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Parents' Guide to

The Turning

By Sandie Angulo Chen, Common Sense Media Reviewer

age 14+

Baffling remake of Gothic classic wastes talented cast.

Movie PG-13 2020 94 minutes
The Turning Poster Image

A Lot or a Little?

What you will—and won't—find in this movie.

Community Reviews

age 12+

Based on 9 parent reviews

age 2+

The ending felt like they lost budget and just ended it, it made no sense at all

age 12+

Its honestly okay for your tweens/teens to watch

I am a very protective parent so I was not going to let them watch this movie. Then i deiced to watch it one day because i felt bad for my babies because they really wanted to see it ( there 13 year old girls twins). After i watch it I called them down and told them I will let them they could see it and i already rented it! they were so happy! The movie is complety fine. It is not scary (at least i didn't think it was or my daughters). It was kind of boring to me but they really seamed to like it! So in conclusion you should let you kids watch it, it was fine!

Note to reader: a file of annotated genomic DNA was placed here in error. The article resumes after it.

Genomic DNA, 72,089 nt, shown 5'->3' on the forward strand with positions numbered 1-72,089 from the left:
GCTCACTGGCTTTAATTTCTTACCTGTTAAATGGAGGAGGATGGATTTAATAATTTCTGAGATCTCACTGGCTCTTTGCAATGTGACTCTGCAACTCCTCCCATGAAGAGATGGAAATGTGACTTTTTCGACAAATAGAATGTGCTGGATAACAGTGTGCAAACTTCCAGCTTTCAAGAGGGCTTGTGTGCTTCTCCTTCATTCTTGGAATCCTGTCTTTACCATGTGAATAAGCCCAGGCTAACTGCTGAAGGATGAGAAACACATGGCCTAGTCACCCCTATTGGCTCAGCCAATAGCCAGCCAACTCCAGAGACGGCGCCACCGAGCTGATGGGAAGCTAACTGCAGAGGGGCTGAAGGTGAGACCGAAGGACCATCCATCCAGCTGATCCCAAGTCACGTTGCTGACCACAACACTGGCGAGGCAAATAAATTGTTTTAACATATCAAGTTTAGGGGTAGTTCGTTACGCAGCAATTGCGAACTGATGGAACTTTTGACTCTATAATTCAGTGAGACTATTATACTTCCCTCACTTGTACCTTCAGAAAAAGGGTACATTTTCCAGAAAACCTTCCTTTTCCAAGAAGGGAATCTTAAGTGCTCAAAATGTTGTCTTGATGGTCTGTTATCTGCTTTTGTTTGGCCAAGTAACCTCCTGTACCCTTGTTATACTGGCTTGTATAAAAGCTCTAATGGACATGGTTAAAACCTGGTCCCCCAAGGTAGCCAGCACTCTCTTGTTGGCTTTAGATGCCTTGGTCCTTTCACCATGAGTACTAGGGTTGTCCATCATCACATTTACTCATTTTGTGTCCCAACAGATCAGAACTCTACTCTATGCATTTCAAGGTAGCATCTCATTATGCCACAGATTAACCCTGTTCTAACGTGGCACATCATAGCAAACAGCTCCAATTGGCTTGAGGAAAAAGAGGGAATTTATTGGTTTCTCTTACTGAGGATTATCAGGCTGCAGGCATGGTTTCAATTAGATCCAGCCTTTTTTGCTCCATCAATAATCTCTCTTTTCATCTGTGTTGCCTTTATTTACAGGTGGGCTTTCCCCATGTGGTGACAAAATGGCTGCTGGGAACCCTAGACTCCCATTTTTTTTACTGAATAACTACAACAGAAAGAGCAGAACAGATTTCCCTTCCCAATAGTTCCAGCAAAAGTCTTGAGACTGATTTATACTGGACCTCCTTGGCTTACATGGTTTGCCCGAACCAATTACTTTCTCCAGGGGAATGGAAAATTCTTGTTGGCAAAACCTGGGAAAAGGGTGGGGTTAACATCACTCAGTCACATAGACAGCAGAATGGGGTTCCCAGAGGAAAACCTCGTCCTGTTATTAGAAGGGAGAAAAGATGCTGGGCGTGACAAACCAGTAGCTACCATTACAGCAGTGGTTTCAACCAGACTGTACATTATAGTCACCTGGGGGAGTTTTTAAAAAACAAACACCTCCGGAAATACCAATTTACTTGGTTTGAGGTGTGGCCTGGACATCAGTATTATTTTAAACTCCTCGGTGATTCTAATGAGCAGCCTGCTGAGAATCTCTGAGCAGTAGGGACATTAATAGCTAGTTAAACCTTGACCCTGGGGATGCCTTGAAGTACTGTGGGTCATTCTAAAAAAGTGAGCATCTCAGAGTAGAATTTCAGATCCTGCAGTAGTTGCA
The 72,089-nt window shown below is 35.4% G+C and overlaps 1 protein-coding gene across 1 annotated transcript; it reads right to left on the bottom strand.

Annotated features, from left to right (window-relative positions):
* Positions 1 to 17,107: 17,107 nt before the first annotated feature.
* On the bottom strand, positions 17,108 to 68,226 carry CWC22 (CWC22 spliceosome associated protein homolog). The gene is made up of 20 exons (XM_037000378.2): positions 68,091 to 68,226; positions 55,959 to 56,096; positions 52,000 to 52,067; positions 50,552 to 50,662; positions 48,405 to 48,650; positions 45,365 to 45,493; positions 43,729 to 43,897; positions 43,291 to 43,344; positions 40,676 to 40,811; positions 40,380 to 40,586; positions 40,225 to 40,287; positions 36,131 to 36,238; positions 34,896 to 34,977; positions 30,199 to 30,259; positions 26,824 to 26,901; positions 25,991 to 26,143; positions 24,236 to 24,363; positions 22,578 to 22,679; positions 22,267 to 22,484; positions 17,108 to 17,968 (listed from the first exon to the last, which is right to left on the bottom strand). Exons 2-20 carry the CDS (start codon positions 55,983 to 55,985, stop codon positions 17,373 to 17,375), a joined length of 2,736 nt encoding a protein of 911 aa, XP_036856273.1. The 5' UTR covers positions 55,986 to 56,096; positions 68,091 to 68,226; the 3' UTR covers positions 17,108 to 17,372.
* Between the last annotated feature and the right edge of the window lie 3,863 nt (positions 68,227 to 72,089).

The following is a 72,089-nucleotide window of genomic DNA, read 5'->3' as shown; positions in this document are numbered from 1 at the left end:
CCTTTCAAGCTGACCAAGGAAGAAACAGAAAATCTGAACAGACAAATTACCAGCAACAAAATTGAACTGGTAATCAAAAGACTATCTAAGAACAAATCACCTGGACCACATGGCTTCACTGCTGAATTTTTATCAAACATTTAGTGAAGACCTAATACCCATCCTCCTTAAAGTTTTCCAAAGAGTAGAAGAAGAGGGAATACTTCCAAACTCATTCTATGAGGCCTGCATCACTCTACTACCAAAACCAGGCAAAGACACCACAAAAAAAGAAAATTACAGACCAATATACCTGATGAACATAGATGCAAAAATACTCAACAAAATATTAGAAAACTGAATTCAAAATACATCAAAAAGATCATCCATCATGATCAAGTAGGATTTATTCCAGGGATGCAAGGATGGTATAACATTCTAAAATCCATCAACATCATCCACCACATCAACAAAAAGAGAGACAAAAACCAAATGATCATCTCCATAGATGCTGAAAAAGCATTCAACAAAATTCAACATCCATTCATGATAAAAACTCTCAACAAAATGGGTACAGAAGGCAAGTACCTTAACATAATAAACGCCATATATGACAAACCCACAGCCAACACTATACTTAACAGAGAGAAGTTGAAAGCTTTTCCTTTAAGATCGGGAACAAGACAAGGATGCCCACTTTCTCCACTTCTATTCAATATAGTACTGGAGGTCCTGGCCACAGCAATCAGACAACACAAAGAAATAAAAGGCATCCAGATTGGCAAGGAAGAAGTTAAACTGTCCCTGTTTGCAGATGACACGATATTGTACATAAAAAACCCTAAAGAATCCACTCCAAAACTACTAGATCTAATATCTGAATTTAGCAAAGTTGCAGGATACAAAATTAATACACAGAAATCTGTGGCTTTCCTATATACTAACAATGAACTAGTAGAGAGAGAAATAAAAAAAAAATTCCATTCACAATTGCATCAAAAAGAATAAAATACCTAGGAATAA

Is It Any Good?

Our review:
Parents say (9 ):
Kids say (35 ):

Despite the talented cast and atmospheric production design, this adaptation suffers from both a sluggish plot and an unnecessarily abrupt ending. Davis, Prince, and Wolfhard are all fine actors, but there's little for them to do except act terrified, indulged, and smug, respectively. If ever there was a competition for rich kids behaving badly, Wolfhard's Miles (whom the housekeeper calls a "thoroughbred") would definitely place. He's indignant at the thought of clearing his plate, apathetic about his expulsion from school, and uninterested in following any rules "the help" might suggest. Kate, meanwhile, is the ultimate misguided do-gooder, and audiences may well take perverse delight in yelling at her throughout The Turning.

Why Kate stays at the haunted manse with ungrateful children (Flora can be sweet, but she cares far more about her brother than her teacher) is beyond understanding. The only reasonable character in the movie is Kate's former roommate/best friend, Rose (Kim Adis), who routinely implores Kate to ditch the gig and come home. Rose is also the sole source of levity in the movie, because Kate is utterly humorless. Of course, Kate also isn't in her right mind: She's seeing ghosts and is overly invested in the children's lives. The movie's ambiguous final sequence will frustrate audiences because it's so incomprehensible -- and not in a thought-provoking Inception or The Others manner, but in a "what did we just watch?" or "why did we waste our money?" way.

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